He Usually Lived With a Female
The Life of a California Newspaperman
by George Garrigues

A book published by Quail Creek Press

Based upon
the life of

Charles Harris (Brick) Garrigues

Brick wrote:

[Undated; probably December 1946]

I've been working the last six weeks on what may turn out to be a novel. At any rate, I'm reasonably certain of this: that either this is the novel or there is no Garrigues novel.

It is, of course, autobiographical (when has Garrigues ever been interested in anything but himself), but what is wrong with an autobiographical novel? And anyway, who the hell cares? I am having fun.

March 24, 1947

I only reflect that the troubles of love seem to be identical with the troubles of trying to write a first novel. You're up; you're down; you're through; you're off again and you resolve to say to hell with it. And don't. And can't. 

September 16, 1949

It is a very fine feeling when the scenes begin to flow again. It is difficult to quit; this morning I started at nine and stopped at eleven thirty and then started again at one and wrote until three thirty. That’s the longest day I’ve put in. You don’t, at times such as this, worry very much about whether it’s going to turn out or not because to you, as you write them, the scenes feel right.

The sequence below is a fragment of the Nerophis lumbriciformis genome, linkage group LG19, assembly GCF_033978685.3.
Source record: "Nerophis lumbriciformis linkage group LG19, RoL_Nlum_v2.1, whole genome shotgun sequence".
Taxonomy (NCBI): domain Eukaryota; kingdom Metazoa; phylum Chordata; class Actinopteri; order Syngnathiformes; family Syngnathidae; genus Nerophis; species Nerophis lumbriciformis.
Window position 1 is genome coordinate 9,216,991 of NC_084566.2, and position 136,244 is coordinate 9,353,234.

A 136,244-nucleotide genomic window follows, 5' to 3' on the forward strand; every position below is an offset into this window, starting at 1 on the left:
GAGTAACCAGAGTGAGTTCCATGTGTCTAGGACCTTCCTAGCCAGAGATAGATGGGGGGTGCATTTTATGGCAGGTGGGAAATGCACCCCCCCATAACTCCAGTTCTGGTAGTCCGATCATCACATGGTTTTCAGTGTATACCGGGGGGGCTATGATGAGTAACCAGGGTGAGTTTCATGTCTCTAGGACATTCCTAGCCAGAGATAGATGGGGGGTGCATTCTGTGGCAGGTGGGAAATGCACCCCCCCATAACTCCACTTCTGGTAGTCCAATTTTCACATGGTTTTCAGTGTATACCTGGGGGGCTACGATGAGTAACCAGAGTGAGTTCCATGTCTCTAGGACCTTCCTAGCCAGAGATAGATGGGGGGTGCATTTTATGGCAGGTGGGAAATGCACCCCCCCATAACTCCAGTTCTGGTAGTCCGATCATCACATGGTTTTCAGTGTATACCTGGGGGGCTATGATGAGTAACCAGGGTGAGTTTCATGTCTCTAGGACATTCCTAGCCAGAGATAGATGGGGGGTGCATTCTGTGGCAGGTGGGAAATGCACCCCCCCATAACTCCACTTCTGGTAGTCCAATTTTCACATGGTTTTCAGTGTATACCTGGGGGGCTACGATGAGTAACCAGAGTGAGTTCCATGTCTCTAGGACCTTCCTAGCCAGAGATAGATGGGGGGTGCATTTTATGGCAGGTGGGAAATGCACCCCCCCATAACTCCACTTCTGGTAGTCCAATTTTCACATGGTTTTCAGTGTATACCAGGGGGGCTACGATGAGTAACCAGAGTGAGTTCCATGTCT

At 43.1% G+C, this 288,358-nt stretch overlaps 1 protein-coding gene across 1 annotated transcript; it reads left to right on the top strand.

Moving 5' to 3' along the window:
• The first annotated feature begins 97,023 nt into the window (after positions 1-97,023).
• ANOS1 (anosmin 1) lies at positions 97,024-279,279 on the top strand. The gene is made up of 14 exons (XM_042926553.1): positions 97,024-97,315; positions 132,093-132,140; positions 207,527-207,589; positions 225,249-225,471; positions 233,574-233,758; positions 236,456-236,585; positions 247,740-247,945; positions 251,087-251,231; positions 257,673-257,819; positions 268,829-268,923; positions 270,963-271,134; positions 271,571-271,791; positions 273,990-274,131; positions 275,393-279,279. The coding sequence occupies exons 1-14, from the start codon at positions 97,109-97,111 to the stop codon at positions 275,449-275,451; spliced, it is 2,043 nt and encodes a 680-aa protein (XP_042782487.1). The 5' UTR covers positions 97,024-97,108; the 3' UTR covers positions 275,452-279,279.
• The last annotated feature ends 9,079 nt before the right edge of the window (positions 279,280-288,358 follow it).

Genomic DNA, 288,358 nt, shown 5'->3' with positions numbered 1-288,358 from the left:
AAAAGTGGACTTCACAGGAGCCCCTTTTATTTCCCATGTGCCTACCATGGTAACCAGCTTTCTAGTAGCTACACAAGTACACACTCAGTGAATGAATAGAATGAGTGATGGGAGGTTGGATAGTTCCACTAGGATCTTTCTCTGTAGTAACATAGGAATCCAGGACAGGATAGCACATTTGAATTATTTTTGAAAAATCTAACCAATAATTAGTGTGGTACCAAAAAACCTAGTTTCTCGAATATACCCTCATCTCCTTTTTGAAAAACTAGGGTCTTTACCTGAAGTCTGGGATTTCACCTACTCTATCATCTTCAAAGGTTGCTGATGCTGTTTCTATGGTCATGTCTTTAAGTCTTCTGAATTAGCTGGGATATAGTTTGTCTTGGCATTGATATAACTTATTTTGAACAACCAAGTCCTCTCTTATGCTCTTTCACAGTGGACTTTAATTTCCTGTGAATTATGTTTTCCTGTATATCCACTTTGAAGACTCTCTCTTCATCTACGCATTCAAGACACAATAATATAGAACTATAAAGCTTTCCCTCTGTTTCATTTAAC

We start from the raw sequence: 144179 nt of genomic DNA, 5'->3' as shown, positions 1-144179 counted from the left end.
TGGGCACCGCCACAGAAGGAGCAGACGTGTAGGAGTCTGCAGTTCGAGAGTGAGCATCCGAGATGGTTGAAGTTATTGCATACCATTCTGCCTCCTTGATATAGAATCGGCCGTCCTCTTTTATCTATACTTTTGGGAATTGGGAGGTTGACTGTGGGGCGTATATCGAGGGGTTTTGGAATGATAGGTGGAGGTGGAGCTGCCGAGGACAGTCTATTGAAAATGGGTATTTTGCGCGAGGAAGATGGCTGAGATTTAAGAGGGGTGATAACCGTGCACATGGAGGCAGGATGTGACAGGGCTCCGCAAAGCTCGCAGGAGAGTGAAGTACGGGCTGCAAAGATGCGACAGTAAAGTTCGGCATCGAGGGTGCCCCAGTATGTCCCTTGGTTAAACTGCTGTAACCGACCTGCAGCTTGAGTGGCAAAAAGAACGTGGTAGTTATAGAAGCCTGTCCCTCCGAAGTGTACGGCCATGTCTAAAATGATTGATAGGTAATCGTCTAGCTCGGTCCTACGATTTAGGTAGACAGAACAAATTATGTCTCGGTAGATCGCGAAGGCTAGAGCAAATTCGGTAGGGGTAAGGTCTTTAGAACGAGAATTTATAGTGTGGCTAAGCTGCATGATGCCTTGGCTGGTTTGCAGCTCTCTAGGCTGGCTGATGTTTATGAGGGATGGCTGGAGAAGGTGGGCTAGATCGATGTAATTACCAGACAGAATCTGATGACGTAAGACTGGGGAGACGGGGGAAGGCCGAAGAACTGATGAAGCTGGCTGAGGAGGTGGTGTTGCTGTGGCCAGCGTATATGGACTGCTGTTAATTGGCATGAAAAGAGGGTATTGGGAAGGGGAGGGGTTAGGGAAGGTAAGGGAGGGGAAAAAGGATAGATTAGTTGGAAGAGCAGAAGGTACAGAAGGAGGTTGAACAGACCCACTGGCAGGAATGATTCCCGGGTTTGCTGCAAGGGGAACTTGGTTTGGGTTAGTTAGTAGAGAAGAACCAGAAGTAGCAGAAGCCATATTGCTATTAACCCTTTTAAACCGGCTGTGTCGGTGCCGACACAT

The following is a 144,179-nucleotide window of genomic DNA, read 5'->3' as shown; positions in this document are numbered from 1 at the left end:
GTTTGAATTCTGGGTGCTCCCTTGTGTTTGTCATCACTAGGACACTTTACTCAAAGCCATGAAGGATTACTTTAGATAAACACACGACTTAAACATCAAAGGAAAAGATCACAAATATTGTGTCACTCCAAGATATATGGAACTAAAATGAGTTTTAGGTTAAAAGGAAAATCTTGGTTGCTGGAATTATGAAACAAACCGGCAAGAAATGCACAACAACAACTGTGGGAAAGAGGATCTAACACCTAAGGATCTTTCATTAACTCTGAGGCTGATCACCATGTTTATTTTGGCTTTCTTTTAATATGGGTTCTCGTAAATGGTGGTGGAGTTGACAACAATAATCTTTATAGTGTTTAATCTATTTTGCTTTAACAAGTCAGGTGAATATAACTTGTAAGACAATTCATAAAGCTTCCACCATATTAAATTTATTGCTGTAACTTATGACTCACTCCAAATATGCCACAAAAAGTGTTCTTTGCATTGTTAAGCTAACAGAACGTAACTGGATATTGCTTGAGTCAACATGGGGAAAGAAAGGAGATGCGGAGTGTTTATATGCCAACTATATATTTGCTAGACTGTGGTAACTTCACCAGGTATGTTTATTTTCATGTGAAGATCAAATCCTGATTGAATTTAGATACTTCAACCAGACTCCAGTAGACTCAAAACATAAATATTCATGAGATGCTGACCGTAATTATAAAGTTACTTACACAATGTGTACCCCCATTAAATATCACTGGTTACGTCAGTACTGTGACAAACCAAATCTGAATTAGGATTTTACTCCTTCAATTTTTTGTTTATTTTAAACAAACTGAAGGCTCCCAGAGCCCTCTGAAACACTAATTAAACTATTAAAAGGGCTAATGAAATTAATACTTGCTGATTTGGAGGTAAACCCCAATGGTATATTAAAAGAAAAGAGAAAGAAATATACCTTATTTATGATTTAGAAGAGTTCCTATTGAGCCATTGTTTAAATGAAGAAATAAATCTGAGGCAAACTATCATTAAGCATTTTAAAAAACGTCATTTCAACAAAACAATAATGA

August 21, 1953

I have continued to work on the novel. I am amazed at the progress I seem to be making, in the little time I have at hand. Day after day I solve problems that have held me up for years. It may not be as good as I hope, but it is a hell of a lot better than it was.

June 14, 1957

It is strange to be free of the compulsion to be a writer. (Not the compulsion to write; I suspect that that is an affectation.) I am like a reformed drunkard who can honestly take it or leave it alone, but who hates the stuff so much that he leaves it strictly alone.

December 17, 1960

There is a theory that writing an autobiographical novel is good therapy. I don't believe it.